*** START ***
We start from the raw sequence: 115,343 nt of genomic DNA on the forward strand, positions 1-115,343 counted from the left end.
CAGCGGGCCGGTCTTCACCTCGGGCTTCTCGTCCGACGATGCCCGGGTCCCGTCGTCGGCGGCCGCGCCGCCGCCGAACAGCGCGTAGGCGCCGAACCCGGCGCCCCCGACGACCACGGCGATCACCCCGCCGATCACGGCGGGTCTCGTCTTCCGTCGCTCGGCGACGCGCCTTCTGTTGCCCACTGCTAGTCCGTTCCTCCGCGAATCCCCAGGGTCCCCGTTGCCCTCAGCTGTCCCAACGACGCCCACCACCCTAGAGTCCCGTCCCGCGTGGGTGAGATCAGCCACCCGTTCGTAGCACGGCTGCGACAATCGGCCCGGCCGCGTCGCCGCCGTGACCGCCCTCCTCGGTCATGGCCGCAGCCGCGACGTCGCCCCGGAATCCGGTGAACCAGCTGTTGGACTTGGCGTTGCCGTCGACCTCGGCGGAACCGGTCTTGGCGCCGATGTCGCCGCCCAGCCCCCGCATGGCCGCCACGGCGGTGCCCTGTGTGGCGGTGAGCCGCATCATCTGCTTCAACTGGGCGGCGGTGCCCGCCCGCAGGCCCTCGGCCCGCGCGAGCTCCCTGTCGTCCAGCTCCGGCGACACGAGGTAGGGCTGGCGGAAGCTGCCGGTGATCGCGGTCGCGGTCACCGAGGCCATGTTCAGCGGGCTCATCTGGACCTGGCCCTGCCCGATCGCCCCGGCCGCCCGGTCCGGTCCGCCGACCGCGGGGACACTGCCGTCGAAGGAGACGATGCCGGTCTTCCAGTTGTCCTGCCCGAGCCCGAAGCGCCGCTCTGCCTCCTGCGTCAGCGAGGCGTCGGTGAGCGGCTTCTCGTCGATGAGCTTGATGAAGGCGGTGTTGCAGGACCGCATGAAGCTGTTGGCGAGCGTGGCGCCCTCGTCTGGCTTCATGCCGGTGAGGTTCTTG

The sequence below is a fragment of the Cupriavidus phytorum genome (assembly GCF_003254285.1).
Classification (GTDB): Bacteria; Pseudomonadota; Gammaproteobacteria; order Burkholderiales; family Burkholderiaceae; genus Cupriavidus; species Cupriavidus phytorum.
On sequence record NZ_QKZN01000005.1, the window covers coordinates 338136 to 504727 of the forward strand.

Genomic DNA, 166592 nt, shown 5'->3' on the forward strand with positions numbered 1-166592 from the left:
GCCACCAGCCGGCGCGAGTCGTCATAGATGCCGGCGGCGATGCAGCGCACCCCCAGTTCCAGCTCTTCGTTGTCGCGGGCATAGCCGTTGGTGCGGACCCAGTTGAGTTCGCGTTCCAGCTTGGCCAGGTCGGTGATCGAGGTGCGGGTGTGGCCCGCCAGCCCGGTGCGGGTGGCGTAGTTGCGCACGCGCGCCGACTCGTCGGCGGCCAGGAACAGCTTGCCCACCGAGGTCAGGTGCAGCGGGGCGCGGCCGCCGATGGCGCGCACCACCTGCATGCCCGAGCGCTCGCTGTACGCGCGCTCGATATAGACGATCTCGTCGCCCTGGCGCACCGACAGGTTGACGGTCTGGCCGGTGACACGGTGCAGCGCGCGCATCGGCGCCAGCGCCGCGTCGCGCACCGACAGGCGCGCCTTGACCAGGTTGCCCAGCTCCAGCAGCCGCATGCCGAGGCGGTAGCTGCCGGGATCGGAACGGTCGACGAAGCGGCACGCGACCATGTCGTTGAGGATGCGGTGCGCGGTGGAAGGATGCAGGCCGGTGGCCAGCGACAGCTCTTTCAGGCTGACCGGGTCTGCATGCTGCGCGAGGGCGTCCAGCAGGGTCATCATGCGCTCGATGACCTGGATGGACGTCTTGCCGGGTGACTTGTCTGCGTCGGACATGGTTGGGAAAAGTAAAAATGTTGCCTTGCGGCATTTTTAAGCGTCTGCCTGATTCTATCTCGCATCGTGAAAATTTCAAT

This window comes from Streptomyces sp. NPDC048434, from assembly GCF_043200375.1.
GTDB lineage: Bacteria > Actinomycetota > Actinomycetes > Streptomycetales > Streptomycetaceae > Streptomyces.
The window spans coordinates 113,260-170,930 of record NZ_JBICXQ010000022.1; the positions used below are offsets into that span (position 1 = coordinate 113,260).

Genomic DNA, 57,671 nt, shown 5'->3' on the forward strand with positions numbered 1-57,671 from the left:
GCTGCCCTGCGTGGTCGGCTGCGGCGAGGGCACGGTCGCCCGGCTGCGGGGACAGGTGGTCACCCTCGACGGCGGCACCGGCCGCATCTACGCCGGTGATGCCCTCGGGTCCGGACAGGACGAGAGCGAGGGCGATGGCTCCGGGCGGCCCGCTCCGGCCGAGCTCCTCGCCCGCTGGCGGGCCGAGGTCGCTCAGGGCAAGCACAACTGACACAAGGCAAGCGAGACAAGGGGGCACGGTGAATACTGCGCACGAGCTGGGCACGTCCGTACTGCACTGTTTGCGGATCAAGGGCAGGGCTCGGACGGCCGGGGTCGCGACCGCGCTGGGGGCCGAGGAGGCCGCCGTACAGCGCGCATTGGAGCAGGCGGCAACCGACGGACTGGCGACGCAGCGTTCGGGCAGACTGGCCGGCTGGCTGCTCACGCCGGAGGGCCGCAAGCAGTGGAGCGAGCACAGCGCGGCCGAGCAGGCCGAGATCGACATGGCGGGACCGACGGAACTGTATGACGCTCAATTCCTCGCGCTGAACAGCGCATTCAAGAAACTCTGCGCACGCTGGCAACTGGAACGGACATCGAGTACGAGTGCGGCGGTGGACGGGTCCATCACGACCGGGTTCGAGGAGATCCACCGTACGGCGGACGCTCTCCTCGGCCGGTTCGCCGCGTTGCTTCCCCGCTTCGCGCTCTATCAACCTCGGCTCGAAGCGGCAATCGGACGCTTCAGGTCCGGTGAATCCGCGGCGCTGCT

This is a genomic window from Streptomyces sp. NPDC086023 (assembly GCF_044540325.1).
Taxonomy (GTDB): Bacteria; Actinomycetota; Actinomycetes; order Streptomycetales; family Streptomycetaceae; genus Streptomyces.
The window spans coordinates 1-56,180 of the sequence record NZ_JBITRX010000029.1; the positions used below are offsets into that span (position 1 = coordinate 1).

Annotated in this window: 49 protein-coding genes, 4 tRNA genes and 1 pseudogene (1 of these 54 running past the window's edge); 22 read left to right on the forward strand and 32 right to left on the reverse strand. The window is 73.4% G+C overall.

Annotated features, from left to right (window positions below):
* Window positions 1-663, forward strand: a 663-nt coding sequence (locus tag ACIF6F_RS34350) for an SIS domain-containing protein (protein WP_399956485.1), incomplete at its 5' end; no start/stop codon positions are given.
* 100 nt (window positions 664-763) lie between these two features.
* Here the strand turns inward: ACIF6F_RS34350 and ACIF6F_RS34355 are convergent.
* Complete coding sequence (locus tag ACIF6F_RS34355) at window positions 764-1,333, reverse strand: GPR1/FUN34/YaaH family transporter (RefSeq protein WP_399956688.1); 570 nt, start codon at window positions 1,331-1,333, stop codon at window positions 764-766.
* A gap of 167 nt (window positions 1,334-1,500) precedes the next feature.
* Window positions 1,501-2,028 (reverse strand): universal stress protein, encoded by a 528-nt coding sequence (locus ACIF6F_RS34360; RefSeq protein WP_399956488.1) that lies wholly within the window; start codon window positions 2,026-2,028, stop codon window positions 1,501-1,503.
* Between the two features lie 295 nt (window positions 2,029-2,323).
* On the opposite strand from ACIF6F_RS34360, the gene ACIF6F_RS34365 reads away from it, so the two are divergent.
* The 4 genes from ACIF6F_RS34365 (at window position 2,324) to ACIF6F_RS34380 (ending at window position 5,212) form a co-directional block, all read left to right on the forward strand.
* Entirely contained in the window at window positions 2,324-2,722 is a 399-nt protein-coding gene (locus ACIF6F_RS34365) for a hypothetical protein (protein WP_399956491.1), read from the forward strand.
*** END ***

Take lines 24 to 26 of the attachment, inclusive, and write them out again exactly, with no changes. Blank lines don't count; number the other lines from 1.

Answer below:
* Between the two features lie 295 nt (window positions 2,029-2,323).
* On the opposite strand from ACIF6F_RS34360, the gene ACIF6F_RS34365 reads away from it, so the two are divergent.
* The 4 genes from ACIF6F_RS34365 (at window position 2,324) to ACIF6F_RS34380 (ending at window position 5,212) form a co-directional block, all read left to right on the forward strand.